But okay, the biggest reason I didn’t like it? Why are the “old gods” Norse? In America of all places? Why are they Yemeni and West African and Persian? How does one just overwrite the native Americans as though they didn’t have gods who should be the ACTUAL old gods? That made me mad. There’s nothing new to the idea of the more worshippers a god has, the more power they have either. You don’t even have to look far, because Terry Pratchett already did that brilliantly in Small Gods, so that wasn’t new either. It could have been a true love letter to the United States, had he included mythology surrounding the first nations. That I’d have loved to see. In fact, I expected it just around the corner each time, but there’s only a vague blink-and-you’ll-miss-it arty piece that grabs your attention for a split second before we’re pulled back to Shadow and Wednesday.

I don’t know. I could go on forever listing the things I didn’t like about it. Things that niggled, things that didn’t sit quite right, things that didn’t have to be there (why do writers HAVE to use the n word so much? Is it because they are dying to use it and find literature an outlet? even apropos of nothing?

Okay, enough. The pro side, it was an interesting premise. could have been done better, but still. The first couple of chapters are actually really good, right till after Laura’s funeral, then it all goes south. Umm…with more description, it could have been a better book. With less faffing around trying to be artsy, it could be a good book?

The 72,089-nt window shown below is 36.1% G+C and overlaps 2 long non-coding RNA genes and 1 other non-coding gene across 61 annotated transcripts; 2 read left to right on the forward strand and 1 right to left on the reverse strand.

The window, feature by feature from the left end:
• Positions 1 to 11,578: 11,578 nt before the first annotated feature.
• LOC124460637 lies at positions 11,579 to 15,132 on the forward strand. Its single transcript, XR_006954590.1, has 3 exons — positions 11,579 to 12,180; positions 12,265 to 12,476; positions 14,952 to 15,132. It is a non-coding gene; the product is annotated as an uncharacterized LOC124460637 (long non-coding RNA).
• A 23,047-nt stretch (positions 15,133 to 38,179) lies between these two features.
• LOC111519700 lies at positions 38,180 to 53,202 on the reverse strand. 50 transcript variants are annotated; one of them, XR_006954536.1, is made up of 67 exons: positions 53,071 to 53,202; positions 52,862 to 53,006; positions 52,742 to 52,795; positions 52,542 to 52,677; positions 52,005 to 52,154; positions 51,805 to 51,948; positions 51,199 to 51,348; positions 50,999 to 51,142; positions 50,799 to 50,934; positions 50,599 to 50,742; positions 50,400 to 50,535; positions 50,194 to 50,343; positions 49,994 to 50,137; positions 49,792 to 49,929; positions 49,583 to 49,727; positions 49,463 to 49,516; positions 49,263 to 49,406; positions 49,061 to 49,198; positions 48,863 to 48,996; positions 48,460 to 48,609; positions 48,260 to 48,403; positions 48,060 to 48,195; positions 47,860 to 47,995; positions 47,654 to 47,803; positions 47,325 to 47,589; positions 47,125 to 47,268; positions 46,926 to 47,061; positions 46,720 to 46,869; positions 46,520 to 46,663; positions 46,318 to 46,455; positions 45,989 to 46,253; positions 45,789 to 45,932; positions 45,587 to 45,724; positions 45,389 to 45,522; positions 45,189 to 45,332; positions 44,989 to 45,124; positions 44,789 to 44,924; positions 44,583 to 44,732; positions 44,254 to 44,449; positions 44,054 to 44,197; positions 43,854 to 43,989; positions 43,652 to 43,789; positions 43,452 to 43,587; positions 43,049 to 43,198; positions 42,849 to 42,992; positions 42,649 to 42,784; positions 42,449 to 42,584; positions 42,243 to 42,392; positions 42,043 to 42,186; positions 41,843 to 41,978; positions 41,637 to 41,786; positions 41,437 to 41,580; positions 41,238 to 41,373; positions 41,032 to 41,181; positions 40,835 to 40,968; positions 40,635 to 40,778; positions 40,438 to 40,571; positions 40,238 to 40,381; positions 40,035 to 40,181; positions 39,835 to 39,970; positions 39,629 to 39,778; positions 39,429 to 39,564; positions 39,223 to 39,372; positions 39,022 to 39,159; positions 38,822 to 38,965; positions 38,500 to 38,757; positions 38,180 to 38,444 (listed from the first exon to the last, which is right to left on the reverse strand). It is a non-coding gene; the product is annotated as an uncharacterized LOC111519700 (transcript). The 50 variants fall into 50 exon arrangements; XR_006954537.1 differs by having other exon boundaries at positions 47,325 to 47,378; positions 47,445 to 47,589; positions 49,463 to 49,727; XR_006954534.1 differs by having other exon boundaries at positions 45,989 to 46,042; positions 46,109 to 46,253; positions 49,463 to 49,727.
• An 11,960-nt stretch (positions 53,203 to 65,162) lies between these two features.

I feel mean, but he’s a millionaire, he can take it. Many people love the book, so whatever. I don’t know that I’ll pick up another Gaiman again to be honest.


I borrowed my copy from my sister, who ADORES Neil Gaiman and will probably kill me when she reads this review. But, if you want to buy a copy, follow this affiliate link for if you do, and buy a book, I’ll get 5% off the price of my next purchase, so give me some love if you do buy a book from them. They provide free worldwide shipping so that’s an added bonus to their relatively low book prices. Or maybe it’s in your library, or a friend has it. either way, read it.
Till next time,

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4 Responses

  1. Dilman Dila says:

    I actually thought it was so descriptive that it slowed down my reading, or maybe its just I thought it was too wordy and needed to be half the size it was……

    I like his comics better. I can pick up any comic by him anytime but I sure will be hesitant to read his novels again…..

    • Muuka says:

      I didn’t even know he did comics. I’ll have to look them up….maybe.
      I don’t know, this is the third book I’ve tried and I’m just not feeling him. And yes, it was very wordy.

  2. ~B says:

    I happen to quite enjoy Neil Gaiman, I first discovered him in a short story anthology titled Rogues a cross-genre anthology featuring 21 original short stories from various authors including Patrick Rothfuss whom I also first learnt of from there and now I proceeded to start looking out for their and was pleasantly surprised whilst watching American Gods series to see it was based on a book by Neil and set off to watch it